The 5: Things to watch in the Arizona Cardinals’ preseason opener
A new head coach. A new quarterback. A new defensive scheme. An actual long-term quarterback.
There is a lot of new in the Arizona Cardinals’ 2018 campaign, and with that comes more excitement than usual for a preseason debut.
Here are the five things to watch for in Saturday night’s matchup with the Los Angeles Chargers at 7 p.m. on 98.7 FM Arizona’s Sports Station.
How many snaps are chosen for Rosen?
All eyes in Cardinals land will be on the quarterback of the future Josh Rosen, and it sounds like head coach Steve Wilks has a desire to see a lot of the rookie quarterback.
“We want him to play quite a bit and get him in the flow of the game,” Wilks said Wednesday.
Preseason performance is rarely indicative of much but it will be nice to see how Rosen handles his first NFL action.
Not Larry Fitzgerald, not Chandler Jones and not Patrick Peterson
The Arizona Cardinals have a Pro Bowler at wide receiver, defensive end and cornerback.
At this point in the season, though, the Cardinals lack depth at those positions and have battles underway alongside their three stars.
Brice Butler got the nod as the No. 2 wide receiver in the team’s first unofficial depth chart, but Chad Williams, Christian Kirk, Greg Little and J.J. Nelson will compete for the starting role.
With Markus Golden’s timetable for a return from a torn ACL a mystery, Benson Mayowa is listed on the opposite side of Jones. Arthur Moats and Jacquies Smith were both signed by the team at the end of July to compete for time as well.
The other cornerback outside of Peterson has always been hit-or-miss for the Cardinals with no long-term solution. That remains an issue for now. Jamar Taylor, the former Browns corner the Cardinals acquired in the offseason, is starting while Bene Benwikere and Brandon Williams are listed behind him.
All of those players have the entire preseason to prove why they should win their respective job, and that starts on Saturday.
Young, impact weapons on offense
Odds are the Cardinals will be desperate for some more playmakers outside of Larry Fitzgerald and David Johnson.
It’s that way because a majority of the other names are young and inexperienced, but that doesn’t mean they lack upside.
Chad Williams saw under 100 snaps in his rookie season last year and is expected to take a step forward in year two to make plays at wideout.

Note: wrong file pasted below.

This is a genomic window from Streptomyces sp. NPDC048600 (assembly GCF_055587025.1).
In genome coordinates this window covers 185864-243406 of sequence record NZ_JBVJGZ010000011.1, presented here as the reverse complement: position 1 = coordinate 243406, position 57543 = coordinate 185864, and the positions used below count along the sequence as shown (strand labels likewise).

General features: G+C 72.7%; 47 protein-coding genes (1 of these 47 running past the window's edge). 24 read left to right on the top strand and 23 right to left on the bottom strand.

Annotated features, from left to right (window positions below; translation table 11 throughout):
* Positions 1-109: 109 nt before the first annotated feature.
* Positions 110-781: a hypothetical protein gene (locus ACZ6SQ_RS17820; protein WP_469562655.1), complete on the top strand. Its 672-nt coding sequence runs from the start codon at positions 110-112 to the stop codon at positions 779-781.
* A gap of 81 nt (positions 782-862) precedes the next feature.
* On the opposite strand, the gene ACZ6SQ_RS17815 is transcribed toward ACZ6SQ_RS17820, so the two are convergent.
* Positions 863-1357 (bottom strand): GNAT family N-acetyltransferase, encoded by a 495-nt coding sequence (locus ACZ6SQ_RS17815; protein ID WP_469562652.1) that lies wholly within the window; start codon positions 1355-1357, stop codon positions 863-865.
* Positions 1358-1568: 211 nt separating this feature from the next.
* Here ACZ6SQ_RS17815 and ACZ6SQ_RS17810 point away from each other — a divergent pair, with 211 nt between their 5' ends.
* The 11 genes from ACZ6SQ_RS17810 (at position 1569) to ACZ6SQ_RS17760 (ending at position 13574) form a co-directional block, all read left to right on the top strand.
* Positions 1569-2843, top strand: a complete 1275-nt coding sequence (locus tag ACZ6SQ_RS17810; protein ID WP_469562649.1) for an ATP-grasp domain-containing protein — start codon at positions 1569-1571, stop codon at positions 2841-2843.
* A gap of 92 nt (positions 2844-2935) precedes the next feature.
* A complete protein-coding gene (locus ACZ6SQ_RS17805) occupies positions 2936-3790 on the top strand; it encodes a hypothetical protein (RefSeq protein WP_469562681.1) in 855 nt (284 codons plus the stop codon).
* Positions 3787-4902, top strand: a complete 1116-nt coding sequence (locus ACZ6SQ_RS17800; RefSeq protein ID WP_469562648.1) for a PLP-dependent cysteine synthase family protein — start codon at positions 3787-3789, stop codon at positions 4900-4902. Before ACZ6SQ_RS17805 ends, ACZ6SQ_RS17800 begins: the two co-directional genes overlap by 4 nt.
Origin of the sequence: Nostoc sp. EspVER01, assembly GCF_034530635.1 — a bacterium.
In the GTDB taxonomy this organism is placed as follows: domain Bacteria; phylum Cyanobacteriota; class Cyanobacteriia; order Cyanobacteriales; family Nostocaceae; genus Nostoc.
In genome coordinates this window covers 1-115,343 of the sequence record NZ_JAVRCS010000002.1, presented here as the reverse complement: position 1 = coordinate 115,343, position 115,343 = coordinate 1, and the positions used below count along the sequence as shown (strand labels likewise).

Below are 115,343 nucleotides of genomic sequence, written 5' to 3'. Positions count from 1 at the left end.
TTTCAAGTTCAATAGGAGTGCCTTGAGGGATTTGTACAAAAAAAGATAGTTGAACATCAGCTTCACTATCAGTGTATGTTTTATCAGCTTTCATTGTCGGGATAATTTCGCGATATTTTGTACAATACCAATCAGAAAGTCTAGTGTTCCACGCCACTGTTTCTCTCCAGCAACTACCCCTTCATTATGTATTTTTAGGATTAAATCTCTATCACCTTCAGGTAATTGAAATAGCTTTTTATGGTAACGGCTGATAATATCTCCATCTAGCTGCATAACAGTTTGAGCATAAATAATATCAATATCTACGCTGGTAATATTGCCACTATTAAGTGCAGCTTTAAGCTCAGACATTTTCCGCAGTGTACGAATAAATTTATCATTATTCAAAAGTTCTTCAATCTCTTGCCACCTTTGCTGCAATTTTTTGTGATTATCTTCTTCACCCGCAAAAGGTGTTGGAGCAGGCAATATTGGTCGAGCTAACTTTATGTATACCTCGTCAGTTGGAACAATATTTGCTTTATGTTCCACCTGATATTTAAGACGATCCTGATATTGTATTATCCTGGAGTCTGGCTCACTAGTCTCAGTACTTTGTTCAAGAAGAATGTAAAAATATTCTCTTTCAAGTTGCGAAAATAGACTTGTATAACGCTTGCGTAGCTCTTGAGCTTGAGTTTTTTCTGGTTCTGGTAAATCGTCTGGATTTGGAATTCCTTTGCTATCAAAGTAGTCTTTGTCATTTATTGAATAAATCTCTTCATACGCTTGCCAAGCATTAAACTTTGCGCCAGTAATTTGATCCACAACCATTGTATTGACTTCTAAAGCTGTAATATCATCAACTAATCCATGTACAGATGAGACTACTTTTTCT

Was Brice Butler underutilized in Dallas and due for a breakout year?
Tight end Ricky Seals-Jones sure did make plays last season, coming out of nowhere to finish with 28 catches for 201 yards and three touchdowns over five games.
Running backs Chase Edmonds and T.J. Logan provide the shiftiness and elusiveness to be a nice change-of-pace option for offensive coordinator Mike McCoy.
Cardinals fans know wide receiver J.J. Nelson has the speed and experience, and second-round pick Christian Kirk brings a serious reputation of pass-catching production as an inside receiver.
That’s six different names that have a case for talent to make an impact. The question is if the Cardinals can bring that potential out of them.
Replacing A.Q. Shipley
The Cardinals couldn’t even make it to their first preseason game before suffering a significant loss via injury when A.Q. Shipley tore his ACL and left a hole at center.
Rookie offensive lineman and third-round pick Mason Cole will attempt to fill that void.
The good news is Cole has the track record. He made 104 consecutive starts between his high school days and his time as a Michigan Wolverine under former NFL coach Jim Harbaugh.
With how much the Cardinals are relying on a running game built around David Johnson and protecting quarterback Sam Bradford, if there was one young player you’d hope looks good in the preseason for Arizona, it would be Cole.
Steve Wilks’ 4-3 defense
You can’t help but get excited to watch the wrinkles of Wilks’ defense when you hear the way Patrick Peterson talks about it.
“Coach Wilks is just letting (DC Al Holcomb) do his thing, and I believe it’s just gonna allow us to line up and play fast football,” Peterson said in mid-June to 98.7 FM Arizona’s Sports Station’s Doug & Wolf.
Some of those wrinkles include getting the most out of specific players, which Peterson described in early July to 98.7 FM’s Bickley & Marotta.
“You got (safety Budda Baker) pretty much being the chess player — you don’t know what the heck he’s going to be doing. Obviously, you got Deone moving into that MIKE position right now, so we’re a little bit faster at the linebacker position … being a little bit more natural now for (defensive tackle) Robert Nkemdiche being in a 4-3 system, having him playing straightforward now.”
The man going under the radar in his system that was not mentioned by Peterson is second-year linebacker and former first-round pick Haason Reddick.
Part of the appeal in drafting Reddick was his versatility as a linebacker. He goes from playing defensive end in college, playing both inside and outside last season, to a more permanent role as strongside outside linebacker under Wilks.
Wilks, of course, has the track record in Carolina for getting the most out of Luke Kuechly and Thomas Davis, two of the NFL’s best linebackers this decade.
If Wilks’ system can have a positive effect for the likes of Baker, Bucannon, Nkemdiche and Reddick, the Cardinals defense could explode to greater heights next season.